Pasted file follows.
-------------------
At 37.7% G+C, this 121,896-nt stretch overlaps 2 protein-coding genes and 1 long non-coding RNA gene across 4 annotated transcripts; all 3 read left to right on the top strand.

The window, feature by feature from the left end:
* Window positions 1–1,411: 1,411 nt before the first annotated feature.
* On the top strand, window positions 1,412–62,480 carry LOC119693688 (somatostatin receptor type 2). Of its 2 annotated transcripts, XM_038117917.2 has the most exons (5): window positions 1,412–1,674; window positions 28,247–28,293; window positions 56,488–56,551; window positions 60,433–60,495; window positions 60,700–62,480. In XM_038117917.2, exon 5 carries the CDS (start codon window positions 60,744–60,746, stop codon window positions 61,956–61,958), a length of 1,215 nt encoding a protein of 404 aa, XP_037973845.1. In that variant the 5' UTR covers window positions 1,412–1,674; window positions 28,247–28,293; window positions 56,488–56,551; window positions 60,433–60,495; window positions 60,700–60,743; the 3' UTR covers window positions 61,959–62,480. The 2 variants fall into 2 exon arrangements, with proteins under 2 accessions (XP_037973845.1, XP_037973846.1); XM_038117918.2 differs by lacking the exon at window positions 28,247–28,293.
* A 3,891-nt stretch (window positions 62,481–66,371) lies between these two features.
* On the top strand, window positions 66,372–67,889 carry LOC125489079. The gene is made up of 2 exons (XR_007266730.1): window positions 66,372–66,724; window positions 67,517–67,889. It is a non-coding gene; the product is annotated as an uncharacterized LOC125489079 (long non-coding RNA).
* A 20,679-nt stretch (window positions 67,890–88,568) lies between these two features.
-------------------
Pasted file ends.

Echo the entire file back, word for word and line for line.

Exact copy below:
At 37.7% G+C, this 121,896-nt stretch overlaps 2 protein-coding genes and 1 long non-coding RNA gene across 4 annotated transcripts; all 3 read left to right on the top strand.

The window, feature by feature from the left end:
* Window positions 1–1,411: 1,411 nt before the first annotated feature.
* On the top strand, window positions 1,412–62,480 carry LOC119693688 (somatostatin receptor type 2). Of its 2 annotated transcripts, XM_038117917.2 has the most exons (5): window positions 1,412–1,674; window positions 28,247–28,293; window positions 56,488–56,551; window positions 60,433–60,495; window positions 60,700–62,480. In XM_038117917.2, exon 5 carries the CDS (start codon window positions 60,744–60,746, stop codon window positions 61,956–61,958), a length of 1,215 nt encoding a protein of 404 aa, XP_037973845.1. In that variant the 5' UTR covers window positions 1,412–1,674; window positions 28,247–28,293; window positions 56,488–56,551; window positions 60,433–60,495; window positions 60,700–60,743; the 3' UTR covers window positions 61,959–62,480. The 2 variants fall into 2 exon arrangements, with proteins under 2 accessions (XP_037973845.1, XP_037973846.1); XM_038117918.2 differs by lacking the exon at window positions 28,247–28,293.
* A 3,891-nt stretch (window positions 62,481–66,371) lies between these two features.
* On the top strand, window positions 66,372–67,889 carry LOC125489079. The gene is made up of 2 exons (XR_007266730.1): window positions 66,372–66,724; window positions 67,517–67,889. It is a non-coding gene; the product is annotated as an uncharacterized LOC125489079 (long non-coding RNA).
* A 20,679-nt stretch (window positions 67,890–88,568) lies between these two features.